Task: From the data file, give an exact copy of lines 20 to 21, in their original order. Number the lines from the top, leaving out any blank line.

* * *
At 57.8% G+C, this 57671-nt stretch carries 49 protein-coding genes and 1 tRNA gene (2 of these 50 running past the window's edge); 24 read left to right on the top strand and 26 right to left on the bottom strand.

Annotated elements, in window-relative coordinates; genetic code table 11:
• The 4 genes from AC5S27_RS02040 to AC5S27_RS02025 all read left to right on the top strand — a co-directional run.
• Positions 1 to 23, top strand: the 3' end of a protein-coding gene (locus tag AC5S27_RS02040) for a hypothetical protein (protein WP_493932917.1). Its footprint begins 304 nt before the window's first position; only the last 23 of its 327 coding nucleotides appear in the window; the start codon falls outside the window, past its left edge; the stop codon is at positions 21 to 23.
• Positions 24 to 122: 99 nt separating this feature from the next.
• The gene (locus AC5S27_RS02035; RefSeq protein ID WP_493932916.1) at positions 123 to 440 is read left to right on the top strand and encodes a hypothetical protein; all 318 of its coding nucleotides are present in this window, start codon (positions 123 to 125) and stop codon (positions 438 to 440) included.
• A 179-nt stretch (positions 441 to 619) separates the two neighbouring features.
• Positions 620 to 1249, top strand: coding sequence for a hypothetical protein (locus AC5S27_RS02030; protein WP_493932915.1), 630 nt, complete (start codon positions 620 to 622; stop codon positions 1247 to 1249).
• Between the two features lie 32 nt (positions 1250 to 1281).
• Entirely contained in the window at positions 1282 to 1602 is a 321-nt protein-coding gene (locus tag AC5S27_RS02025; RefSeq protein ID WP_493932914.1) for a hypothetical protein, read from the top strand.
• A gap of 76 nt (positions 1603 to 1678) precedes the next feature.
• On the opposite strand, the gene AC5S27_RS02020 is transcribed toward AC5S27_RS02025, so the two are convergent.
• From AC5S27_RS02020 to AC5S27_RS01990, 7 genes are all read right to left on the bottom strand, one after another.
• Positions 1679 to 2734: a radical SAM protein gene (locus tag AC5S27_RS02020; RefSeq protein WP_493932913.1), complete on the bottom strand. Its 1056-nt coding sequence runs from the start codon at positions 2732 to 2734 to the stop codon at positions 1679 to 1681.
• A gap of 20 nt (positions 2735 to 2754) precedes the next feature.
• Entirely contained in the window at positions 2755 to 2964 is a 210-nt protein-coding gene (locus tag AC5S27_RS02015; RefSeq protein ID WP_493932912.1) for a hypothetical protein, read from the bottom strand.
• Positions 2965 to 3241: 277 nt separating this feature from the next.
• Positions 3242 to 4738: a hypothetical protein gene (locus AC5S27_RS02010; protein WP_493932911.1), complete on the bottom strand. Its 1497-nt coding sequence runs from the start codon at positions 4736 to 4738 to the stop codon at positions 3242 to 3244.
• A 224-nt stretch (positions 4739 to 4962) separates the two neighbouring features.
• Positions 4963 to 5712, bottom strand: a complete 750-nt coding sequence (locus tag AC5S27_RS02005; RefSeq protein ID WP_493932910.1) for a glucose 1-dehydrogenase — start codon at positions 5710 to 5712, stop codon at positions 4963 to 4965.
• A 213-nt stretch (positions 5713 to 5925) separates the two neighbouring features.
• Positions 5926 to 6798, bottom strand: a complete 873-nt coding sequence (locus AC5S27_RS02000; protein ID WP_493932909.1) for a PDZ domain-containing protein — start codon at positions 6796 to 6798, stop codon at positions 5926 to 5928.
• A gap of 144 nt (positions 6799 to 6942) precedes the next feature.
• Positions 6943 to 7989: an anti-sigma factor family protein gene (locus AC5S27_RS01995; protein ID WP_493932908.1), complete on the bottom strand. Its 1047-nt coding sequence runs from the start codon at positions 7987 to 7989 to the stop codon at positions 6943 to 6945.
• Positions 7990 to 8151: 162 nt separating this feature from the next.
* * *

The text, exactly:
• Positions 4963 to 5712, bottom strand: a complete 750-nt coding sequence (locus tag AC5S27_RS02005; RefSeq protein ID WP_493932910.1) for a glucose 1-dehydrogenase — start codon at positions 5710 to 5712, stop codon at positions 4963 to 4965.
• A 213-nt stretch (positions 5713 to 5925) separates the two neighbouring features.